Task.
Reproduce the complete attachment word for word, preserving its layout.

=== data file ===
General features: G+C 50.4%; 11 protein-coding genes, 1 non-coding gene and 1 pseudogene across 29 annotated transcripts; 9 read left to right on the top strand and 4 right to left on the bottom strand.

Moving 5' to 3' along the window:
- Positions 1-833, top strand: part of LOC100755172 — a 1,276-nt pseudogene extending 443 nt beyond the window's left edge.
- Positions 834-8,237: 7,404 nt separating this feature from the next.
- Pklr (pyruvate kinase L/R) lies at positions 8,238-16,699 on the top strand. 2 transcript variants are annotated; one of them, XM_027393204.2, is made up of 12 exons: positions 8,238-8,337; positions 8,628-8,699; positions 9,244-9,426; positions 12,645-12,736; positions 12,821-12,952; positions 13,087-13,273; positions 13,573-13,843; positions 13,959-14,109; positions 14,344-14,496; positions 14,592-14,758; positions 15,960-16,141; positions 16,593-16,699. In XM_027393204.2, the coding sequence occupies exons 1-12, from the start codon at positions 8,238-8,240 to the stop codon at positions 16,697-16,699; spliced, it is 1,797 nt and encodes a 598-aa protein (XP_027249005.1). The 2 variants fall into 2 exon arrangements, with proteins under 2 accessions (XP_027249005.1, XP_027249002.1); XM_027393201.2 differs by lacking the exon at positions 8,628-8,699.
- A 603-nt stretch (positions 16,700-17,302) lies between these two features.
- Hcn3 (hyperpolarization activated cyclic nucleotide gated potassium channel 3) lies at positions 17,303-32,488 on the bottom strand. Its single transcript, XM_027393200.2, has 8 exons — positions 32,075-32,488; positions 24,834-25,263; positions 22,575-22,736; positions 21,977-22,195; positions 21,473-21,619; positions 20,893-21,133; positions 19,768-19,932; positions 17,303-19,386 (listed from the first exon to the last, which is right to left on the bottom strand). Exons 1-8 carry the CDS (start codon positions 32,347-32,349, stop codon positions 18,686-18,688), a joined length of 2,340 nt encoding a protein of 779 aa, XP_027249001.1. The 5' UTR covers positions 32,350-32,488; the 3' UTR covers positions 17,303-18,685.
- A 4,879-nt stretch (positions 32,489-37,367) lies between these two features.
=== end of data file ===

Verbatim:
General features: G+C 50.4%; 11 protein-coding genes, 1 non-coding gene and 1 pseudogene across 29 annotated transcripts; 9 read left to right on the top strand and 4 right to left on the bottom strand.

Moving 5' to 3' along the window:
- Positions 1-833, top strand: part of LOC100755172 — a 1,276-nt pseudogene extending 443 nt beyond the window's left edge.
- Positions 834-8,237: 7,404 nt separating this feature from the next.
- Pklr (pyruvate kinase L/R) lies at positions 8,238-16,699 on the top strand. 2 transcript variants are annotated; one of them, XM_027393204.2, is made up of 12 exons: positions 8,238-8,337; positions 8,628-8,699; positions 9,244-9,426; positions 12,645-12,736; positions 12,821-12,952; positions 13,087-13,273; positions 13,573-13,843; positions 13,959-14,109; positions 14,344-14,496; positions 14,592-14,758; positions 15,960-16,141; positions 16,593-16,699. In XM_027393204.2, the coding sequence occupies exons 1-12, from the start codon at positions 8,238-8,240 to the stop codon at positions 16,697-16,699; spliced, it is 1,797 nt and encodes a 598-aa protein (XP_027249005.1). The 2 variants fall into 2 exon arrangements, with proteins under 2 accessions (XP_027249005.1, XP_027249002.1); XM_027393201.2 differs by lacking the exon at positions 8,628-8,699.
- A 603-nt stretch (positions 16,700-17,302) lies between these two features.
- Hcn3 (hyperpolarization activated cyclic nucleotide gated potassium channel 3) lies at positions 17,303-32,488 on the bottom strand. Its single transcript, XM_027393200.2, has 8 exons — positions 32,075-32,488; positions 24,834-25,263; positions 22,575-22,736; positions 21,977-22,195; positions 21,473-21,619; positions 20,893-21,133; positions 19,768-19,932; positions 17,303-19,386 (listed from the first exon to the last, which is right to left on the bottom strand). Exons 1-8 carry the CDS (start codon positions 32,347-32,349, stop codon positions 18,686-18,688), a joined length of 2,340 nt encoding a protein of 779 aa, XP_027249001.1. The 5' UTR covers positions 32,350-32,488; the 3' UTR covers positions 17,303-18,685.
- A 4,879-nt stretch (positions 32,489-37,367) lies between these two features.